Battle Of The Big Jeeps: 1970 Wagoneer vs 1979 Wagoneer

1970 jeep wagoneer

Welcome to another exciting edition of Car news! Today, we’re diving into the showdown between two iconic Jeeps – the 1970 Wagoneer and the 1979 Wagoneer. These vehicles represent different eras and offer unique features that cater to car enthusiasts. So, let’s explore them, compare, and decide which one reigns supreme.

The Evolution of Jeep Wagoneer

After World War II, the civilian Jeeps closely resembled their military counterparts – tough, rugged, and utilitarian. However, as competition emerged from brands like International, a more refined and comfortable Jeep was needed. That’s when the Wagoneer entered the scene. This four-door wagon had a remarkable lifespan, spanning from 1963 to 1991, with three different owners of the Jeep brand. Today, we’ll be examining two versions that showcase the Kaiser era and the AMC years.

1970 Jeep Wagoneer

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Engine/Drivetrain: 350 cubic inch overhead valve V8, three-speed automatic, part-time 4WD
Location: Eagle Creek, OR
Odometer Reading: 100,000 miles
Runs/Drives: Runs, but not roadworthy

The 1970 Wagoneer boasts an interesting history. Earlier versions of the Wagoneer featured independent front suspension and an overhead-cam inline six—advanced technology for 1963. However, by the time our 1970 model rolled off the production line, cost considerations led to a simpler design. It came equipped with a solid axle on leaf springs, similar to the Jeep CJ, and a Buick-built 350 cubic inch V8 engine. Surprisingly, the Buick engine was a factory option rather than a makeshift replacement, showcasing the versatility of these vehicles.

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While this particular Wagoneer runs well and shifts smoothly, it is not roadworthy. It requires some work to become fully functional, such as installing a new alternator belt and addressing the empty cooling system. Also, the absence of a driver’s seat and various missing parts, including the grille, headlights, taillights, and tailgate, are notable. The interior reveals some rust damage, particularly the floors.

Despite these shortcomings, the 1970 Wagoneer possesses potential and can be saved. Its running condition and ability to move under its own power set a solid foundation for restoration.

1979 Jeep Wagoneer

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Engine/Drivetrain: 360 cubic inch overhead valve V8, three-speed automatic, full-time 4WD
Location: Tillamook, OR
Odometer Reading: 144,000 miles
Runs/Drives: Nope, had an engine fire

Now, let’s shift our attention to the 1979 Wagoneer, a complete vehicle with its fair share of challenges. This version showcases the classic fake woodgrain sides, a saddle-tan interior, and intact exterior trim. However, it suffered from an engine fire, proving the dislike many enthusiasts have for the AMC 360 V8 engine. The seller has started repairs, including installing a new carburetor and acquiring a new wiring harness, but lack of time prevents them from completing the restoration.

Apart from the visible engine damage, this Wagoneer exhibits significant rust damage, particularly to the rocker panels and fenderwells. The hood also bears the scars of the fire. While the interior remains imperfect, it is intact, albeit with a missing window crank and tears in the driver’s seat.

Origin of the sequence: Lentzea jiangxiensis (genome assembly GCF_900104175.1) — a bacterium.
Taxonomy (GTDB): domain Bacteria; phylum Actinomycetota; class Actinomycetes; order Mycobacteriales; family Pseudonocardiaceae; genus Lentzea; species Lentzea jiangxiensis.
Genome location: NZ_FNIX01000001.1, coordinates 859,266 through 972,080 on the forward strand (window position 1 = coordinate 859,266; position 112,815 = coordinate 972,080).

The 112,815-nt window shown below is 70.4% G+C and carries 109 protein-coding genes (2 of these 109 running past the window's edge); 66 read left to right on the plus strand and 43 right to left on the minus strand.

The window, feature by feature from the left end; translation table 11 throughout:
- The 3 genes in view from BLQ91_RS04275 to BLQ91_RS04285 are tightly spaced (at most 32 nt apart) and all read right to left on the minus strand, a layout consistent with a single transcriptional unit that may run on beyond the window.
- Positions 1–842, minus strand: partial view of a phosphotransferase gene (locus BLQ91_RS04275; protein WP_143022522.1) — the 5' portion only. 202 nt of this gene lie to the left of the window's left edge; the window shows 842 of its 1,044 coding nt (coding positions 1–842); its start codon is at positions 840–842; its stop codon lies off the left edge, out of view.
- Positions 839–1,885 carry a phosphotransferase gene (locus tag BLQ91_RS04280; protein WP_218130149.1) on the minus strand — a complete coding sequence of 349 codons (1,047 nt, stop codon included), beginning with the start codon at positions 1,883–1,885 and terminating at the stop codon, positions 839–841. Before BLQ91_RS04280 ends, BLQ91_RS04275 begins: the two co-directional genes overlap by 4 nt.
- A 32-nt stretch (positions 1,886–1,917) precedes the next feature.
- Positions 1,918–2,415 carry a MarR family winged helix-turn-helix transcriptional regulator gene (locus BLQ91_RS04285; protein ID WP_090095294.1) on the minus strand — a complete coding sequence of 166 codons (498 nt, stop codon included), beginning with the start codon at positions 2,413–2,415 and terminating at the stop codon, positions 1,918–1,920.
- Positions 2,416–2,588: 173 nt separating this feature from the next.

Despite these setbacks, the 1979 Wagoneer presents an opportunity for restoration. By continuing the work the seller began, it can be brought back to life. However, it should be noted that the rust issues are extensive and likely extend to the floors.

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The Ultimate Decision

Craigslist sellers

Considering the state of both Jeeps, making a final decision is challenging. However, one possibility is to purchase both vehicles and transfer parts from the 1979 Wagoneer, which has the complete set of components, to the 1970 Wagoneer with the running Buick engine. This approach would create a well-functioning Wagoneer without the need for an exorbitant budget, as clean Wagoneers are commanding high prices in today’s market. The resulting vehicle may not be a showpiece but would offer a reliable and decent-looking truck.

Alternatively, one could choose to focus on off-road capabilities with the 1970 Wagoneer or invest time and effort into restoring the 1979 Wagoneer for potential resale at a premium price. The decision ultimately lies in the hands of the buyer.

(Image credits: Craigslist sellers)

FAQs

1. How long did the Wagoneer model last?
The Wagoneer model was produced from 1963 to 1991, experiencing three different owners of the Jeep brand.

2. What is the engine configuration of the 1979 Wagoneer?
The 1979 Wagoneer featured a 360 cubic inch overhead valve V8 engine.

3. Can the 1970 Wagoneer be used for off-road adventures?
Yes, the 1970 Wagoneer has the potential to be transformed into an off-road beast with the right modifications.

4. Are complete Wagoneers available at affordable prices?
Complete Wagoneers in good condition are commanding high prices in the current market, making these two examples worth considering for their restoration potential.

Conclusion

The battle between the 1970 and 1979 Wagoneers showcases the evolution and challenges of these iconic Jeeps. Both vehicles offer unique opportunities for restoration and customization. Whether you choose to create a reliable truck or an off-road beast, the Wagoneer legacy lives on, captivating car enthusiasts with its timeless design and rugged spirit. So, which one will you choose? The decision is yours.

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